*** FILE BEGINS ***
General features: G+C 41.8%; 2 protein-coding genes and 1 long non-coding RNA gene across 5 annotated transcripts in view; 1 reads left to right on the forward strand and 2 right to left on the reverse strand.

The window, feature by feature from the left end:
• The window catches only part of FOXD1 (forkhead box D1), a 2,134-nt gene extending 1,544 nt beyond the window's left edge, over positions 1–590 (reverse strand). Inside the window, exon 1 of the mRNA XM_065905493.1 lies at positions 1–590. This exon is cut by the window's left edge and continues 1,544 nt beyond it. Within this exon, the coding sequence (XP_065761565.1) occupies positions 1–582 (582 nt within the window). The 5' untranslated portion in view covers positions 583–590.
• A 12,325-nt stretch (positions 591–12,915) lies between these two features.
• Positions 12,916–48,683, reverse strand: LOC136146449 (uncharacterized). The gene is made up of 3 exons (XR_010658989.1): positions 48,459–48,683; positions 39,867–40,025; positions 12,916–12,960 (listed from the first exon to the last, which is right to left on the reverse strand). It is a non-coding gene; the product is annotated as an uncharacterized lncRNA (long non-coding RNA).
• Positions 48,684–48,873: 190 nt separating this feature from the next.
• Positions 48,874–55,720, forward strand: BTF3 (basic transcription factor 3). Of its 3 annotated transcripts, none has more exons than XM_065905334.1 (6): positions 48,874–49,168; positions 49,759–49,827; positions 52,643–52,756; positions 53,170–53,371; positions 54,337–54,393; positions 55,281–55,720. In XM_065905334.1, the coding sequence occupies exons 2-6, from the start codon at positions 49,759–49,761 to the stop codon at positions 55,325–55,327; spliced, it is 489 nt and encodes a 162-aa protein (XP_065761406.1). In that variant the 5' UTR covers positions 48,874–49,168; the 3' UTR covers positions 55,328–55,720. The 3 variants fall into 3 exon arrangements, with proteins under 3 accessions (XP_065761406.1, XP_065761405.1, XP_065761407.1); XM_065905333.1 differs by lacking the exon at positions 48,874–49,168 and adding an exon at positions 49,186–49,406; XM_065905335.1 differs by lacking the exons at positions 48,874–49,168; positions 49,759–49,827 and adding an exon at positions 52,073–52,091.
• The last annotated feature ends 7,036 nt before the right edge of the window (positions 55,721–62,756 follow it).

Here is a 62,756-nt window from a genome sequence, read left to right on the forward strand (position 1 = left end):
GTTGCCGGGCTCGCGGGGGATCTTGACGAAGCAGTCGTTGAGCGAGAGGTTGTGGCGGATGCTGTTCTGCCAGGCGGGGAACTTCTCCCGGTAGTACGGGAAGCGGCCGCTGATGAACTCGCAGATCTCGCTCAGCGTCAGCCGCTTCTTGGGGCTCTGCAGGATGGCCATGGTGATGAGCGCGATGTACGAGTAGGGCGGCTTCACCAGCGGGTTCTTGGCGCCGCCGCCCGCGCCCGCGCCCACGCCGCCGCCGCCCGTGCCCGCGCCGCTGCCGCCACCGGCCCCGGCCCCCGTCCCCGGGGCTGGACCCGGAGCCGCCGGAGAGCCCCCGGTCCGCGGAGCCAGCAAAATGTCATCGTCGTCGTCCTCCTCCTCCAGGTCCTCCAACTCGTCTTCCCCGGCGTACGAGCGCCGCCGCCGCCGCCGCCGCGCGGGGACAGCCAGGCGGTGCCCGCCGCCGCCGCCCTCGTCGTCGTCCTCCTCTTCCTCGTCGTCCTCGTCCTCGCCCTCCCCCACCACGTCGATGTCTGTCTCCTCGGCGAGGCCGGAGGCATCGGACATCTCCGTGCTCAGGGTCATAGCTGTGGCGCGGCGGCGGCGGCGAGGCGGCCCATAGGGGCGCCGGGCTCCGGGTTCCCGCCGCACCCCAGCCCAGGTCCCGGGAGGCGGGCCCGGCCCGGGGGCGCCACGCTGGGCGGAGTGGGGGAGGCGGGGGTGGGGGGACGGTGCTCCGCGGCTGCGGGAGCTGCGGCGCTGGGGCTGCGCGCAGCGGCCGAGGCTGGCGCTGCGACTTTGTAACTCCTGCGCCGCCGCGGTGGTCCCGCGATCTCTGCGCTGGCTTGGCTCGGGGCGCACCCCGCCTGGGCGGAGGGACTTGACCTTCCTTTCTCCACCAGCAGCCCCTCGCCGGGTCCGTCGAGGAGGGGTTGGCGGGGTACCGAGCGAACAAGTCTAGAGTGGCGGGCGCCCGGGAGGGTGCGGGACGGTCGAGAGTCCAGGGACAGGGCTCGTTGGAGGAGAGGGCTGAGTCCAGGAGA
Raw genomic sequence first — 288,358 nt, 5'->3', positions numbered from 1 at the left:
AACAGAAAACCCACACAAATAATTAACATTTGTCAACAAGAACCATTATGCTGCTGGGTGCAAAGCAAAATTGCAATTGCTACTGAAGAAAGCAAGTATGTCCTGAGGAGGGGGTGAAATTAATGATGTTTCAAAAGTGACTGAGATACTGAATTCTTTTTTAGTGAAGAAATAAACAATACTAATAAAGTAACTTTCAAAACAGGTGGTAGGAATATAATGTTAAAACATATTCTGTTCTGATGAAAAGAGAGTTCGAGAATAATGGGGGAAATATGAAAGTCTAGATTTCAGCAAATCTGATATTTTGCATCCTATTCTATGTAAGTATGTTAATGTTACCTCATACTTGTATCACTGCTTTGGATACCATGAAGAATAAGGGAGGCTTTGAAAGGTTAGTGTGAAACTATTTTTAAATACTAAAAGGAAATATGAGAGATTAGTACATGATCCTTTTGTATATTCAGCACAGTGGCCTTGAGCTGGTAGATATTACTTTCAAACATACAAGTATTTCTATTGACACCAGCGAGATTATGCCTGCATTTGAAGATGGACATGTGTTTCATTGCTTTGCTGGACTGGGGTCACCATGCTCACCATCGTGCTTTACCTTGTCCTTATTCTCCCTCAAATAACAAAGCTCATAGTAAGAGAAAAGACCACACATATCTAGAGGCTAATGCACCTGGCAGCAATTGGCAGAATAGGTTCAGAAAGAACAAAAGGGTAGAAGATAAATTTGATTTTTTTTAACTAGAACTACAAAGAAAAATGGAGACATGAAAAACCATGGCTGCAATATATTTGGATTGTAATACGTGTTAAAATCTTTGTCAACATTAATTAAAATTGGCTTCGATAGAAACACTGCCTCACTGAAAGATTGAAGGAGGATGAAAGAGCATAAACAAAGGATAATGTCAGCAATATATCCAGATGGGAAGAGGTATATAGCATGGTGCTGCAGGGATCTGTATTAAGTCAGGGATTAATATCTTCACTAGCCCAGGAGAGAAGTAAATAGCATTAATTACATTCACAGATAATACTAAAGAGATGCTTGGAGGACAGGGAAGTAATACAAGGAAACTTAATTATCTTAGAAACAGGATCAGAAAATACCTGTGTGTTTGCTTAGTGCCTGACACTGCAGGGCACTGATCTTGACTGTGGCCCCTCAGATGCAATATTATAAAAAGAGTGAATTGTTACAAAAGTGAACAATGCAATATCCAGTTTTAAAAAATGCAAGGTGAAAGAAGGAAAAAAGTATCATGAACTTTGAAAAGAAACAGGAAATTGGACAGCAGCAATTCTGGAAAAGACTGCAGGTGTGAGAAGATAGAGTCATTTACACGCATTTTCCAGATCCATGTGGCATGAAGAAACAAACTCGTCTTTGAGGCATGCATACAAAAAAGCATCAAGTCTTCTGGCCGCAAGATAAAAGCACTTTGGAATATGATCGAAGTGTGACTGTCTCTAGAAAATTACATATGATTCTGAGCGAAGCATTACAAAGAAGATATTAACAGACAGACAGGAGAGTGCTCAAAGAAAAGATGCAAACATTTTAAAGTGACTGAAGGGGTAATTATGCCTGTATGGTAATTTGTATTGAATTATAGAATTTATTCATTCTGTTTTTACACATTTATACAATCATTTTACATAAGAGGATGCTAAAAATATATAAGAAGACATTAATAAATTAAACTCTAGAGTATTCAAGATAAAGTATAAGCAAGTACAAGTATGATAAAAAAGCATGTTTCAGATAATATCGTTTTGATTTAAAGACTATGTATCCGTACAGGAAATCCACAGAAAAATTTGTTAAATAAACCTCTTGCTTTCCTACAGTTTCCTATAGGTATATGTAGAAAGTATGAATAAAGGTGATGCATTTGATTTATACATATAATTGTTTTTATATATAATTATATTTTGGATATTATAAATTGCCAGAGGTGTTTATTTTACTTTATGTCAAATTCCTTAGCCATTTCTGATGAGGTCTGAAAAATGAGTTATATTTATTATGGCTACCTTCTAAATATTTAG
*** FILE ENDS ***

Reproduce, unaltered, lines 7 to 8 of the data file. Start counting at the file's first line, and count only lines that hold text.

• Positions 48,874–55,720, forward strand: BTF3 (basic transcription factor 3). Of its 3 annotated transcripts, none has more exons than XM_065905334.1 (6): positions 48,874–49,168; positions 49,759–49,827; positions 52,643–52,756; positions 53,170–53,371; positions 54,337–54,393; positions 55,281–55,720. In XM_065905334.1, the coding sequence occupies exons 2-6, from the start codon at positions 49,759–49,761 to the stop codon at positions 55,325–55,327; spliced, it is 489 nt and encodes a 162-aa protein (XP_065761406.1). In that variant the 5' UTR covers positions 48,874–49,168; the 3' UTR covers positions 55,328–55,720. The 3 variants fall into 3 exon arrangements, with proteins under 3 accessions (XP_065761406.1, XP_065761405.1, XP_065761407.1); XM_065905333.1 differs by lacking the exon at positions 48,874–49,168 and adding an exon at positions 49,186–49,406; XM_065905335.1 differs by lacking the exons at positions 48,874–49,168; positions 49,759–49,827 and adding an exon at positions 52,073–52,091.
• The last annotated feature ends 7,036 nt before the right edge of the window (positions 55,721–62,756 follow it).